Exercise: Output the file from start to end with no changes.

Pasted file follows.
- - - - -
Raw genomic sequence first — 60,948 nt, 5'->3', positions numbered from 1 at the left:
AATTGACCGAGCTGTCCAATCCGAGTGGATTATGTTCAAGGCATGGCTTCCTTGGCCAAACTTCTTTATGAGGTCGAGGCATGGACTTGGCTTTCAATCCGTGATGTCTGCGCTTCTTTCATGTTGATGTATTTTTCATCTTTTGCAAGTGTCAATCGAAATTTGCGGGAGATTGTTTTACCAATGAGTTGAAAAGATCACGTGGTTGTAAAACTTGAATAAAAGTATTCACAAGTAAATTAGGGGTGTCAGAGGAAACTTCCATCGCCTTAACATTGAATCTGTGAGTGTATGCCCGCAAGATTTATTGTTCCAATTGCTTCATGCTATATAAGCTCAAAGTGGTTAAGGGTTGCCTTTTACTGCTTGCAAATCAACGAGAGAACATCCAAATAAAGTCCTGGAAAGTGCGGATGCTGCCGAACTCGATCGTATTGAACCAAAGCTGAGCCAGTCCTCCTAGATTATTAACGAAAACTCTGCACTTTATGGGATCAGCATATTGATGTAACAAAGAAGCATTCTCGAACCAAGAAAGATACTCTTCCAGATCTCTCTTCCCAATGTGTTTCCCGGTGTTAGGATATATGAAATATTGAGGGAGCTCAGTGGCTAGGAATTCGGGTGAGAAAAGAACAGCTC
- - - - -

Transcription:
Raw genomic sequence first — 60,948 nt, 5'->3', positions numbered from 1 at the left:
AATTGACCGAGCTGTCCAATCCGAGTGGATTATGTTCAAGGCATGGCTTCCTTGGCCAAACTTCTTTATGAGGTCGAGGCATGGACTTGGCTTTCAATCCGTGATGTCTGCGCTTCTTTCATGTTGATGTATTTTTCATCTTTTGCAAGTGTCAATCGAAATTTGCGGGAGATTGTTTTACCAATGAGTTGAAAAGATCACGTGGTTGTAAAACTTGAATAAAAGTATTCACAAGTAAATTAGGGGTGTCAGAGGAAACTTCCATCGCCTTAACATTGAATCTGTGAGTGTATGCCCGCAAGATTTATTGTTCCAATTGCTTCATGCTATATAAGCTCAAAGTGGTTAAGGGTTGCCTTTTACTGCTTGCAAATCAACGAGAGAACATCCAAATAAAGTCCTGGAAAGTGCGGATGCTGCCGAACTCGATCGTATTGAACCAAAGCTGAGCCAGTCCTCCTAGATTATTAACGAAAACTCTGCACTTTATGGGATCAGCATATTGATGTAACAAAGAAGCATTCTCGAACCAAGAAAGATACTCTTCCAGATCTCTCTTCCCAATGTGTTTCCCGGTGTTAGGATATATGAAATATTGAGGGAGCTCAGTGGCTAGGAATTCGGGTGAGAAAAGAACAGCTC